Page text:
Nonresident Father Involvement and Maternal and Child Well-Being: The Role of Extended Visitation
Susan D. Stewart, Iowa State University
Although nonresident fathers are becoming more involved in their children’s lives, studies have not examined the effect of extended visitation on maternal and child well-being. Extended visitation in this study is defined as relatively long periods of visitation with the nonresident father and includes (a) visits lasting more than one week to several weeks/months, (b) shared custody, and/or (c) visitation that falls outside standard measures of contact (weekly, monthly, and yearly). Based on the 1997 National Survey of America’s Families, results indicated that in contrast to standard visitation which had no effect, extended visitation was associated with higher mental health scores and lower parental aggravation among resident mothers. The effect of extended visitation on children was mixed, with only marginally significant effects that were not always in the expected direction. Future studies should provide more comprehensive measures of visitation and should incorporate resident mothers into the analysis.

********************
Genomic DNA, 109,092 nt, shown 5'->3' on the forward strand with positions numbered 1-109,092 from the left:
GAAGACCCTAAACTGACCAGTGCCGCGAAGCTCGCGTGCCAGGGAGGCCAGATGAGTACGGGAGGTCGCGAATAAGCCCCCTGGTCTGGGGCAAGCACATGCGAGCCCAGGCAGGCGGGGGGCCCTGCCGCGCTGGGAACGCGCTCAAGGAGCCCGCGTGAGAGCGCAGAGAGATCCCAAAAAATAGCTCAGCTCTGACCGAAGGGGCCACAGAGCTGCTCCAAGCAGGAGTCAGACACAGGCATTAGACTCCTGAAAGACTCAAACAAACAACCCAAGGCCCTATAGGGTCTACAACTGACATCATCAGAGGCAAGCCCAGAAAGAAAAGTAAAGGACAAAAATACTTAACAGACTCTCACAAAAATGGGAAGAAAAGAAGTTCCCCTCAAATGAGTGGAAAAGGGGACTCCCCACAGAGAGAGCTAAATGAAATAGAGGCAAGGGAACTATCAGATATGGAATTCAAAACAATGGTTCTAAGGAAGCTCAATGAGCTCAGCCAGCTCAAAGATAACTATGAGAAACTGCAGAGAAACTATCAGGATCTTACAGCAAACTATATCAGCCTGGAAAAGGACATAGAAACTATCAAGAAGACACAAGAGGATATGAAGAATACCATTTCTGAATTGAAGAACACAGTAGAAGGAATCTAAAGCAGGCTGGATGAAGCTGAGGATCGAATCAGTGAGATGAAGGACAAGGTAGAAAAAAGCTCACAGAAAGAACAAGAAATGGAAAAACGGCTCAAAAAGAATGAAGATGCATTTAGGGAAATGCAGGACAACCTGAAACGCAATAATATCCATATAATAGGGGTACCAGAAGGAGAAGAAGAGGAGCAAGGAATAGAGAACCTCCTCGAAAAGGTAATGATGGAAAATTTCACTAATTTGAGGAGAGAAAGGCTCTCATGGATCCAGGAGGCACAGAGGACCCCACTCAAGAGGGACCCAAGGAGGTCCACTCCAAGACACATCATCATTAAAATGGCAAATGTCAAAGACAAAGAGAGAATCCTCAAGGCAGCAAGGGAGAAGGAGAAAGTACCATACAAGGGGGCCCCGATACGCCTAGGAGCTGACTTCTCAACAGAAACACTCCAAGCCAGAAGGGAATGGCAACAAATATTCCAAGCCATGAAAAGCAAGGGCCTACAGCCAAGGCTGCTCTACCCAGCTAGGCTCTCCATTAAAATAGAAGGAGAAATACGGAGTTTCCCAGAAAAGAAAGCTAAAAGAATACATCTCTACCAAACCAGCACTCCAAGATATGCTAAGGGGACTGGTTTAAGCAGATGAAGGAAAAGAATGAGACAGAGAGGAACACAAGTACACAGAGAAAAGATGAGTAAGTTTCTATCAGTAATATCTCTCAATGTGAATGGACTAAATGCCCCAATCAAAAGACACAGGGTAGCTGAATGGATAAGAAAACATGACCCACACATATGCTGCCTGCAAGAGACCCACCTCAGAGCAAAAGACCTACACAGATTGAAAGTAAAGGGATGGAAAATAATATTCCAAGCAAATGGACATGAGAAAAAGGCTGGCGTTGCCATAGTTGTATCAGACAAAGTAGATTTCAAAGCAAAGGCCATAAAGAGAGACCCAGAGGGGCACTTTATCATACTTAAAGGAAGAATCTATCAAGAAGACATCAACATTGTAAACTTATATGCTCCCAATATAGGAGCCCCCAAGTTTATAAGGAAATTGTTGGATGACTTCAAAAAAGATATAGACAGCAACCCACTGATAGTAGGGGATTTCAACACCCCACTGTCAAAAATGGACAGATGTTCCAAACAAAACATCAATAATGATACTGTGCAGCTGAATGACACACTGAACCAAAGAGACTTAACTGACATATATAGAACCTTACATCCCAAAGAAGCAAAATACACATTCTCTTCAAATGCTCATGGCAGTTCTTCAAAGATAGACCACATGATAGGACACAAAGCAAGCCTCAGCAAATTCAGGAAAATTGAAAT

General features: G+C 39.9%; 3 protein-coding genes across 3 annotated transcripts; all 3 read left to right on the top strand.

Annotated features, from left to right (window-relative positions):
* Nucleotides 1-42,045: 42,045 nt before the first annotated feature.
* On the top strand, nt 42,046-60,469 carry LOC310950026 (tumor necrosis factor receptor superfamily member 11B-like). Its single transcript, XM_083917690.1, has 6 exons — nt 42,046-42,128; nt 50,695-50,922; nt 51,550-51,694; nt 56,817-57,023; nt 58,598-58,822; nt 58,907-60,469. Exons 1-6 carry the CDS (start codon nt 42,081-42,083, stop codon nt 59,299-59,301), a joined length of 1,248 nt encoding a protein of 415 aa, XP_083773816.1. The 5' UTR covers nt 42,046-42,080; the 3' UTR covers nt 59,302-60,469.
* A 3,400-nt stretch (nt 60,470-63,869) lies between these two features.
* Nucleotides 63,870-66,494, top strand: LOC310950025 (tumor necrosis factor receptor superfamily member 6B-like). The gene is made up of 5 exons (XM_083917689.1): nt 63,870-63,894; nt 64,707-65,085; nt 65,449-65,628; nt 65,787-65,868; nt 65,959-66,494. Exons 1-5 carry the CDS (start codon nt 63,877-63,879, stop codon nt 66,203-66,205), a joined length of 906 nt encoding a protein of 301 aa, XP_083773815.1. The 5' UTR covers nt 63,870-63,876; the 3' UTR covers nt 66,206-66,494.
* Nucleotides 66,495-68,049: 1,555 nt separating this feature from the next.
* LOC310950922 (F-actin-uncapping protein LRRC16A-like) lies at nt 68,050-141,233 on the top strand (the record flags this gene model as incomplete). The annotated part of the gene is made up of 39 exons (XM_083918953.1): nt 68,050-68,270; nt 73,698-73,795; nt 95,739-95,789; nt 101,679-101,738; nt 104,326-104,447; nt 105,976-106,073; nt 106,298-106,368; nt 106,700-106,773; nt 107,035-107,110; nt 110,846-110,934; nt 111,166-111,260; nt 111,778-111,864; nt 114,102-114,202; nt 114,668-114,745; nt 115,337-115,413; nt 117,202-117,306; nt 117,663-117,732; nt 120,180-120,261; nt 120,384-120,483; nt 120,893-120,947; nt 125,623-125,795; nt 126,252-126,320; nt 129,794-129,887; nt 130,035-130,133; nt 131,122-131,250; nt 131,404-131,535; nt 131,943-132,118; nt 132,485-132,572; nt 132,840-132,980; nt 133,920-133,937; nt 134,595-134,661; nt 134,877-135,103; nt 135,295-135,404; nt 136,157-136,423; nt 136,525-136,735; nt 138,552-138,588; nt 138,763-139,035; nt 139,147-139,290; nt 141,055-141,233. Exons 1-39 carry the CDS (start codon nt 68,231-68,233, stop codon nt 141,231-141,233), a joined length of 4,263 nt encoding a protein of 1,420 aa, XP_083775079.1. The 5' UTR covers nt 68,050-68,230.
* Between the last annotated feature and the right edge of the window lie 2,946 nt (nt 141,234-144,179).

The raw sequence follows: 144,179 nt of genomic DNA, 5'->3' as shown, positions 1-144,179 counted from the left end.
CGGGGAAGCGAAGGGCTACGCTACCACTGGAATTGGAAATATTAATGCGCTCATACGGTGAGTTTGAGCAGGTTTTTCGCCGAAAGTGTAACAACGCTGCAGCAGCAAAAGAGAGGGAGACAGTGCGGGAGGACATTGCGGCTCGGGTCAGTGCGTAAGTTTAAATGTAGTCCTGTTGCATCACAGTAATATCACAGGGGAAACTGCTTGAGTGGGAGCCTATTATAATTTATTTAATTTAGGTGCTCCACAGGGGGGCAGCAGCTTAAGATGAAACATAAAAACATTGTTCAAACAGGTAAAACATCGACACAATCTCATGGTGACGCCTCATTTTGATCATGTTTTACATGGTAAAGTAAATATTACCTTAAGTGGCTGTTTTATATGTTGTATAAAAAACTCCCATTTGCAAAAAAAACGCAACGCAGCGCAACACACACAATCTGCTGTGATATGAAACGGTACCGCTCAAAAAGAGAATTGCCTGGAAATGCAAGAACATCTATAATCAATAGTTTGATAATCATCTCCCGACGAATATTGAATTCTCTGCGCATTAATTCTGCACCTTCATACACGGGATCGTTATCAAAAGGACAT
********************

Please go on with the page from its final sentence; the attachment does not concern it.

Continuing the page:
Presented in Session 145: Families and Well-Being